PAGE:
Recurring Hamstring Strains in Athletes

Recurring Hamstring Strains in Athletes Blog

Hamstring strains are common in sports like football, soccer and other sports that demand high speed kicking, rapid directional changes, and quick deceleration. Dancers are also prone to hamstring strains, with 34 percent reporting at least a single incident.

Once an athlete injures a hamstring, re-injury risk goes up, causing the athlete to miss out on training and competition, and leading to a shortened career. Recurring incidence of athletic hamstring injuries have been estimated to range from 12 to 63 percent, with the greatest risk during the first month of an athlete’s return to play. The risk remains elevated for an entire year.

Considering the high stakes of hamstring strains, much research has been devoted to reducing the risk of re-injury. Data reveals that certain conditions may predispose an athlete to a repeat hamstring injury.

Types of Hamstring Strains

Because the hamstrings are made up of three long muscles that act at both the hip and the knee, hamstring injuries should not be painted with a broad brush, but should be given individualized diagnosis and treatment.

Three factors that influence the location and severity of hamstring injuries include:

  • Type of activity: Kicking injuries differ from sprinting injuries, and both differ from sliding injuries. High speed running injuries often involve the long head of the biceps femoris muscle, while hamstring lengthening movements more often affect the semimembranosus proximal tendon.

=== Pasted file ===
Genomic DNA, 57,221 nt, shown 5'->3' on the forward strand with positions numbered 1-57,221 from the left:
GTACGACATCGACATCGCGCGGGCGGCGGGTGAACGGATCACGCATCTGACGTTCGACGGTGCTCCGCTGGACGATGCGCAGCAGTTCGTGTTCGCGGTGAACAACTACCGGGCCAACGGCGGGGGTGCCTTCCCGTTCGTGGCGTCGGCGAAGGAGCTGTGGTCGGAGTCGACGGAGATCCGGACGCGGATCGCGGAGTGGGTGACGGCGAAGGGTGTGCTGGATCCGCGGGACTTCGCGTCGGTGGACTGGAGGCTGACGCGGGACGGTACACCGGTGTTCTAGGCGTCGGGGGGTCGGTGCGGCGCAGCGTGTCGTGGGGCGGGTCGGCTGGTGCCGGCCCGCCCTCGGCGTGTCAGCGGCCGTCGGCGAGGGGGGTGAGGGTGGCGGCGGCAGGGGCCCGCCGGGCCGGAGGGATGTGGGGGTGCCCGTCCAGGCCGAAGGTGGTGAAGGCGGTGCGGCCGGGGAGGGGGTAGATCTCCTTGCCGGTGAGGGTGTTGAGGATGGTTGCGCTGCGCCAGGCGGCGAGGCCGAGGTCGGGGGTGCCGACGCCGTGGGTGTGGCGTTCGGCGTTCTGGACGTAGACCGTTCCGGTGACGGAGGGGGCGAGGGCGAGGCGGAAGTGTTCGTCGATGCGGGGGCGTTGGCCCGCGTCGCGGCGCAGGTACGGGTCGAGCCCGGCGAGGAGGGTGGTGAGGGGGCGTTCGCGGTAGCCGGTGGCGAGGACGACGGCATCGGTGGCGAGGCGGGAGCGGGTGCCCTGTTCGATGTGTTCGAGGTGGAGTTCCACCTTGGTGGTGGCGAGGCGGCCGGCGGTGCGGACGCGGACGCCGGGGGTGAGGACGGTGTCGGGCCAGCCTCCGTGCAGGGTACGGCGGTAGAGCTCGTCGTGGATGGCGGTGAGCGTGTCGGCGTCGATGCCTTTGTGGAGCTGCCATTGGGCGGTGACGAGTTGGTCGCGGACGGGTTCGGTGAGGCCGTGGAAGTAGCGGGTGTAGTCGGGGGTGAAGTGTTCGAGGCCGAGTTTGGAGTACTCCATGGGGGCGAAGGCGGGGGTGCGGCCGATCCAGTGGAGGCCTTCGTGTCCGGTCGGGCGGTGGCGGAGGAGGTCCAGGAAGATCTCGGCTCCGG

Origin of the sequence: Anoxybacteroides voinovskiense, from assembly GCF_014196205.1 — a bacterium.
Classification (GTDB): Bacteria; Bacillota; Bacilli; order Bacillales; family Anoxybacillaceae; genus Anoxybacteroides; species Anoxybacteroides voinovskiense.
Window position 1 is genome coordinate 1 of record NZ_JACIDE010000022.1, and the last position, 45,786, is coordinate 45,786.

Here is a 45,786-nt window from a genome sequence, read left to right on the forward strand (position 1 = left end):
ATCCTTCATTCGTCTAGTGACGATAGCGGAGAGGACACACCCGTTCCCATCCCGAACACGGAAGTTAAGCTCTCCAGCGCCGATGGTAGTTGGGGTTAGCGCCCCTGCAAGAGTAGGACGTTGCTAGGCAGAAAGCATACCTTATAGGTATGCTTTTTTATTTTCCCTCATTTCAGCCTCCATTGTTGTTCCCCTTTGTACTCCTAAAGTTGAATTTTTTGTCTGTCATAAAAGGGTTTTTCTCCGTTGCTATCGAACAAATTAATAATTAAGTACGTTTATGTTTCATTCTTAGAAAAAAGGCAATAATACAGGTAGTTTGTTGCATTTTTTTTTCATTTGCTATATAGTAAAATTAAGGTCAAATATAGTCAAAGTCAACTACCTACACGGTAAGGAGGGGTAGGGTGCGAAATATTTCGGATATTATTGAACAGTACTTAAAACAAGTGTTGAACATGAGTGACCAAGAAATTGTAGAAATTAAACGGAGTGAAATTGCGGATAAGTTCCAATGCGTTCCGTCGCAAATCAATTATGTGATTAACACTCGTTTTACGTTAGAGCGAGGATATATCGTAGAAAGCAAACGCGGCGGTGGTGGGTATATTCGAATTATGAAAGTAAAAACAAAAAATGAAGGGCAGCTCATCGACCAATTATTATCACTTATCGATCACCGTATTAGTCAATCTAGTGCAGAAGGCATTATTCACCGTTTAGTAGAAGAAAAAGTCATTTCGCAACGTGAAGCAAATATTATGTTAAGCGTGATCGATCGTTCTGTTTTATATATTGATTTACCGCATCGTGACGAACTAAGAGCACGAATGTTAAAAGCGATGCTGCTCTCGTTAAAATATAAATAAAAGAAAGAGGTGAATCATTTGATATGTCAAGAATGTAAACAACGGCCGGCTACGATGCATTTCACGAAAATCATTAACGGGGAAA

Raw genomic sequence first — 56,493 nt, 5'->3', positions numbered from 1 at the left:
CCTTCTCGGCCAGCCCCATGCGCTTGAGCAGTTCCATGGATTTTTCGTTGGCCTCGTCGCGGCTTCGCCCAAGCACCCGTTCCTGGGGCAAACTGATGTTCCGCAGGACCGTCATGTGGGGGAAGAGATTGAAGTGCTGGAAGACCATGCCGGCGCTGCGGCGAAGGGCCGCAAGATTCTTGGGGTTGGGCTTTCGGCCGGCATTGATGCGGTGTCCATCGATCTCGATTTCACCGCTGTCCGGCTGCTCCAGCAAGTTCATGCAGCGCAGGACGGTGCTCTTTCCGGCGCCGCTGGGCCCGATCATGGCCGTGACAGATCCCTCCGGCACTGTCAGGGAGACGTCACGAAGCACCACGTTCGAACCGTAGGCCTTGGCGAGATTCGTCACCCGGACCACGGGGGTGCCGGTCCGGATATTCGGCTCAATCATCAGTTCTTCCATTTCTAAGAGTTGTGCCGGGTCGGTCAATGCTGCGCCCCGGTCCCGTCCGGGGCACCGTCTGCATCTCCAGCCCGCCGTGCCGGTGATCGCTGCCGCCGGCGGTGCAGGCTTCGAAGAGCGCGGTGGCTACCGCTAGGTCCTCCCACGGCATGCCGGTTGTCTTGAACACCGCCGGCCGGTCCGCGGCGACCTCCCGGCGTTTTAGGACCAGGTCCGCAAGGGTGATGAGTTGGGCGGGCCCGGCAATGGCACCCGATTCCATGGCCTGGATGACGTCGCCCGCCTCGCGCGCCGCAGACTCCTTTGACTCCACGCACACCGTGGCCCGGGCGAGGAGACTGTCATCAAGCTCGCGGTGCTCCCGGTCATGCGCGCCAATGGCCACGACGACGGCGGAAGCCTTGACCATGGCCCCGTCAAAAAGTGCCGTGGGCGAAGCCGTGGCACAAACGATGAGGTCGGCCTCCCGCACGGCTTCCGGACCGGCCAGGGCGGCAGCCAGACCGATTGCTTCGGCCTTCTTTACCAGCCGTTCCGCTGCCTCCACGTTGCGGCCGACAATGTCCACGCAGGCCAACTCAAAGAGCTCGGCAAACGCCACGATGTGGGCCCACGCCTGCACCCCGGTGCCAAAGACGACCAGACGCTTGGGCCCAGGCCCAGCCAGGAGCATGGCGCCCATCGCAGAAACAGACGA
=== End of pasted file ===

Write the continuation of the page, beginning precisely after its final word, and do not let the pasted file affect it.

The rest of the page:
• Muscle architecture: Certain athletes may be genetically predisposed to increased risk of hamstring injury. A structurally narrow aponeurosis of the long head of the biceps femoris is an example of a higher risk structural anomaly.
  • Referred pain from the lumbar spine: Sometimes what feels like a hamstring injury can originate in nerves branching from the lumbar spine. Injury to the gluteal muscles or fascia may also feel like hamstring pain.

Risk Factors for Hamstring Injury

Playing sports has its own inherent risks, but certain things can up the ante for hamstring injuries.

  • Unequal leg length: even a slight difference in length can affect movement mechanics
  • Altered optimal muscle length: the optimal length for force production may be shortened after a hamstring injury, changing knee flexion torque
  • Tight hamstring muscles: Tight inflexible hamstrings are more vulnerable to injury
  • Imbalance between right and left hamstring strength: Muscle imbalances reduce coordination and overall performance
  • Playing with cold muscles: Muscles that are warmed up are more elastic and less subject to strain
  • Fatigue: Overworked muscles are more likely to become injured
  • Lumbar spine disorders: Low back pain and sciatica can affect pelvic position, which in turn affects hamstring function
  • Muscle fiber distribution: Hamstrings with a higher ratio of fast twitch vs slow twitch muscle fibers are more prone to strains
  • Core instability: A weakened and unstable core causes inefficient load transfer between upper and lower body during play, increasing the risk of hamstring injury

Diagnosis

Hamstring injuries can be diagnosed with a patient history and clinical exam. At NYDNR, we use diagnostic real time ultrasound to accurately identify the location and severity of injury. Rapid on-site diagnosis enables us to begin treatment immediately, to speed up the athlete’s recovery.

Treatment and Rehabilitation